[Mon Sep 15 2003]
Southern Illinois University's football team is starting to gain some elite status, both in the present and in relation to its past.
With very little proding, voters across the country who contribute to The Sports Network I-AA football poll have pushed the 3-0 Salukis to No. 17.
And the heretofore reserved Don Hansen of the Football Gazette has placed SIU at No. 25. I expect the ESPN/USA Today coaches poll to give the Salukis a bump up as well.
Since I-AA rankings appeared in 1986, SIU's high point has come at No. 15, which happened in 1987 and Sept. 30, 1991, when SIU started the season 5-0.
SIU was not ranked once between then and 1999. And the two times the Salukis earned the top-25 designation, they fell flat on their faces, dropping a 34-14 decision to Northern Iowa in '99 and a 35-14 game at Illinois State in mid-October of last year.
So what makes the voters so confident in SIU, especially when Murray State (1-2) and Southeast Missouri (0-3) are now nowhere near the top 25?
Fact is, the TSN poll is awful fickle.
Witness McNeese State dropping from its No. 1 perch to No. 3 after losing 55-14 at Kansas State, a top-10 BCS squad.
But, Western Illinois was made the top dog, a moniker that was bound to last seven days considering the Leathernecks were headed to LSU.
Duh, WIU lost 35-7.
Very impressive to me, but as a TSN voter, I've kept McNeese State as No. 1 all year and will continue to do so unless the Cowboys give me a good reason to do otherwise (like lose to a I-AA program).
Still, WIU fell to No. 2 and McNeese State was rushed back to the top spot after routing then No. 2 Georgia Southern and Western Kentucky crept up to No 3.
Three teams are new to the poll, with No. 20 Lehigh, No. 22 Portland State, and No. 24 Colgate making their way into the rankings this week after big wins.
But look for more poll shuffling this week as a bevy of top games will take place in the I-AA ranks: McNeese State at No. 13 Grambling State, No. 12 Massachusetts at No. 16 Maine, No. 6 Georgia Southern at No. 25 Wofford, No. 11 Montana State at No. 21 Cal Poly, Eastern Kentucky at Western Kentucky, William & Mary at No. 4 Northeastern, Northern Arizona at No. 22 Portland State and Illinois State at No. 19 Eastern Illinois.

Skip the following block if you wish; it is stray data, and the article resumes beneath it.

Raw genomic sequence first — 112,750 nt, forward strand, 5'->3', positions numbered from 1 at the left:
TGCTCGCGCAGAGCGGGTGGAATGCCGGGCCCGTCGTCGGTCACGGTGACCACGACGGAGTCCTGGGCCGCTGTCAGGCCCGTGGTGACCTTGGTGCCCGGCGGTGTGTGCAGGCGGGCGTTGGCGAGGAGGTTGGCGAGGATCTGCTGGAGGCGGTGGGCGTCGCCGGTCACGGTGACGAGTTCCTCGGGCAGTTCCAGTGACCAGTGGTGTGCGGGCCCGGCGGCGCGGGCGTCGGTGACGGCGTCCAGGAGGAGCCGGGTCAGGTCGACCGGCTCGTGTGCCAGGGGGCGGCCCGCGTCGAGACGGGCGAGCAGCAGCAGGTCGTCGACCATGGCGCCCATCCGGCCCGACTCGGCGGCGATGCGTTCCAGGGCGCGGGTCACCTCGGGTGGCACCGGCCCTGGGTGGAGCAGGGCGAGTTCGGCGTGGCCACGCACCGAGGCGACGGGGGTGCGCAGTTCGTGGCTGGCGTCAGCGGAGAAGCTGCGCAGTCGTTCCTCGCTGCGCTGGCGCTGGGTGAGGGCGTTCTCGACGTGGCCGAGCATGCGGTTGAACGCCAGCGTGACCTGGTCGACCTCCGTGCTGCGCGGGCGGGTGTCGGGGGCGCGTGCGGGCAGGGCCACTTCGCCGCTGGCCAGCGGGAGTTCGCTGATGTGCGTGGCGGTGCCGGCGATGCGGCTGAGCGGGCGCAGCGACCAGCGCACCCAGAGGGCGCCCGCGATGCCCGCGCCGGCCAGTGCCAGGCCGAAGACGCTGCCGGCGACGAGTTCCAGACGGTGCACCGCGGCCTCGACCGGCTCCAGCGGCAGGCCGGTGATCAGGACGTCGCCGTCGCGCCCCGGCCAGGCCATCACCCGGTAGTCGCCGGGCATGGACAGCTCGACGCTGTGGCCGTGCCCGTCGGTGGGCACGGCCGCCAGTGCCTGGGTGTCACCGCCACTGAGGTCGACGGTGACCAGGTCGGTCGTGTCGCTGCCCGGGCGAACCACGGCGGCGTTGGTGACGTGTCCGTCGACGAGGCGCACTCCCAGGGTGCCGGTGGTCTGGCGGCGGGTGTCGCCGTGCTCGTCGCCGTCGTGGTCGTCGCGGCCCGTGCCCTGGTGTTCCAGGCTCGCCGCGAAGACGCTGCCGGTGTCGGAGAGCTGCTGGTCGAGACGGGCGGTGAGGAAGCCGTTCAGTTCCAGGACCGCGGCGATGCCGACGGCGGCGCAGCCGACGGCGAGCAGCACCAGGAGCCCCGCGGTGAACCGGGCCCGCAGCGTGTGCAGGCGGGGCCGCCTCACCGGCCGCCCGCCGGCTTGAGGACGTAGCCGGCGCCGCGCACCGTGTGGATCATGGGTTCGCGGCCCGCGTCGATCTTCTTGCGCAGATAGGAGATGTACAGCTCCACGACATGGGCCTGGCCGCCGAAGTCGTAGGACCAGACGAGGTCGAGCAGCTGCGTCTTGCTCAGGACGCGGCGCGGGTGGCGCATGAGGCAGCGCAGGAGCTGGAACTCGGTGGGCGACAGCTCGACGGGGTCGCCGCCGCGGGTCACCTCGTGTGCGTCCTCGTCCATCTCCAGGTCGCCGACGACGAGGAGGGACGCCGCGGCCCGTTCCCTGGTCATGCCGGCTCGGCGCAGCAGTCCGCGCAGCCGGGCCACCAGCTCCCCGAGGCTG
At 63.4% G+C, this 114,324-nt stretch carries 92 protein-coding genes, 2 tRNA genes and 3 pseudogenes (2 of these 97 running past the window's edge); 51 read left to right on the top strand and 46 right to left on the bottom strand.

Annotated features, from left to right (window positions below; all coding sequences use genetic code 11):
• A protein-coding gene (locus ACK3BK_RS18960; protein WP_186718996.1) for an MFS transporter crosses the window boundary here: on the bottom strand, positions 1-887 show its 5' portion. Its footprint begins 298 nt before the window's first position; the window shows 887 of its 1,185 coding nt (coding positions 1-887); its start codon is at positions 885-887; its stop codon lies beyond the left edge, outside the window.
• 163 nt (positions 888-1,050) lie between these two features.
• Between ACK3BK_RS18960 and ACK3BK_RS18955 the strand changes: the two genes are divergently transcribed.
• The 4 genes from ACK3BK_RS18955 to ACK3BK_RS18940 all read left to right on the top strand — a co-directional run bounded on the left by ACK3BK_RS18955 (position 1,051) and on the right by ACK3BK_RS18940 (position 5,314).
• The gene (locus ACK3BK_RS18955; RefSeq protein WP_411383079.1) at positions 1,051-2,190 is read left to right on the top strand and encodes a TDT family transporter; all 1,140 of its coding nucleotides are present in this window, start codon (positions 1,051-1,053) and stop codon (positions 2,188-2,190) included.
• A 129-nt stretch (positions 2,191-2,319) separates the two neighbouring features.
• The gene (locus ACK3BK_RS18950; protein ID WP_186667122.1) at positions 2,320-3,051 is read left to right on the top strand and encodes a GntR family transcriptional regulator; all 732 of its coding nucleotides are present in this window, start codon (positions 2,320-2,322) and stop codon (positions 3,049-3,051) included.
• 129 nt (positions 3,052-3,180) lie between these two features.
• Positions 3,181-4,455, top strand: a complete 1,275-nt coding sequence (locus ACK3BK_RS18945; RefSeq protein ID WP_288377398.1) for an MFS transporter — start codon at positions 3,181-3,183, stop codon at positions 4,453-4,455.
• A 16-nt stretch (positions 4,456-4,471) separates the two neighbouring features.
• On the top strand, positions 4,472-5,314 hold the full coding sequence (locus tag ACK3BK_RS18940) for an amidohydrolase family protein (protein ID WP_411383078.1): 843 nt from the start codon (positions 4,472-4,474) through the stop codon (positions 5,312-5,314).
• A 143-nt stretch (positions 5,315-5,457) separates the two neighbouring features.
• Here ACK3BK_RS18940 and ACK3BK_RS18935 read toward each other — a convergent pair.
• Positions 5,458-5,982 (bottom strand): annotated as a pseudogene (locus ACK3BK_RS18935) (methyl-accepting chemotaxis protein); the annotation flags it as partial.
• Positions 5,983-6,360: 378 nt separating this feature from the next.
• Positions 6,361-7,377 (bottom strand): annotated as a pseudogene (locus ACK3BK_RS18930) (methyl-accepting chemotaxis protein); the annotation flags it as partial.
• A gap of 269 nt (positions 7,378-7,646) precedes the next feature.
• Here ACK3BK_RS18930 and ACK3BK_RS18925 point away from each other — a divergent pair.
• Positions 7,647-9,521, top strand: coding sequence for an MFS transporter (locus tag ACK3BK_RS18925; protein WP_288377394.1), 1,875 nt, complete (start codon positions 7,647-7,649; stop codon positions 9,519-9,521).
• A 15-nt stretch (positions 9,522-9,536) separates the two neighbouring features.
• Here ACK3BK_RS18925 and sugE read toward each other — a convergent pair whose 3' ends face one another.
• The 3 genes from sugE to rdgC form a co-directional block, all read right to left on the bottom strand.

THE END ZONE: Southeast Missouri's end zone troubles have not subsided. The Indians lost 21-3 to D-I Arkansas State on Saturday.
Starting quarterback Jeromy McDowell went down with an injury and was replaced by junior Andrew Goodenough. Later, Goodenough was replaced by senior Jack Tomco.
Southeast finished the first half with minus-6 yards offense, but finished with 259 yards of offense.
HELLO, SI ON CAMPUS?: I found this story written by Bill Knight of the El Paso Times:
"Most of the UTEP fans came disguised as empty seats Saturday night (Sept. 7). Driving up Sun Bowl Drive, half an hour before kickoff, is usually as good as a traffic jam gets in this city. Saturday night, it looked like driving into Ghost Town, U.S.A.
"A crowd of only 18,195 showed up to see UTEP take on San Diego State. It was the smallest Miner crowd in the Sun Bowl since 19,892 showed up for the final game of 2001 to see UTEP lose to Nevada 48-31.
"Saturday night's crowd and all those WAC crowds are a far cry from the glory days of 2000 when UTEP had crowds of 53,304, 52,085 and 50,068.
UTEP bottomed out this weekend with a bad loss to I-AA Cal Poly.
HOOPS NEWS: It looks as if new Illini basketball coach Bruce Weber might be missing out on the state's hottest prospect, Peoria Central's Shaun Livingston, who has taken a liking to Duke and North Carolina as well as the idea of entering the NBA draft out of high school.
"(Shaun) is more skilled than any high school player taken last year except LeBron," said Central assistant coach Daniel Ruffin to the Peoria Journal-Star's Greg Stewart. "Besides, the college experience is overrated, especially for black kids. The whole point of going to college is to prepare you for the job market, but what's the sense in preparing if you can get $12 million out of high school?"
VANDY SHUFFLE: Vanderbilt recently dismantled its athletic administration department, removing its AD and reassigning his duties to something called the "Office of Student Athletics, Recreation and Wellness," in an effort to better mainstream the student-athletes.
No other school in the sports-mad SEC is likely to follow suit, but could this be a model for cash-strapped schools like SIU?
JIM GORDILLO covers college athletics for The Southern. You can reach him at email@example.com or call 618-529-5454 x15085.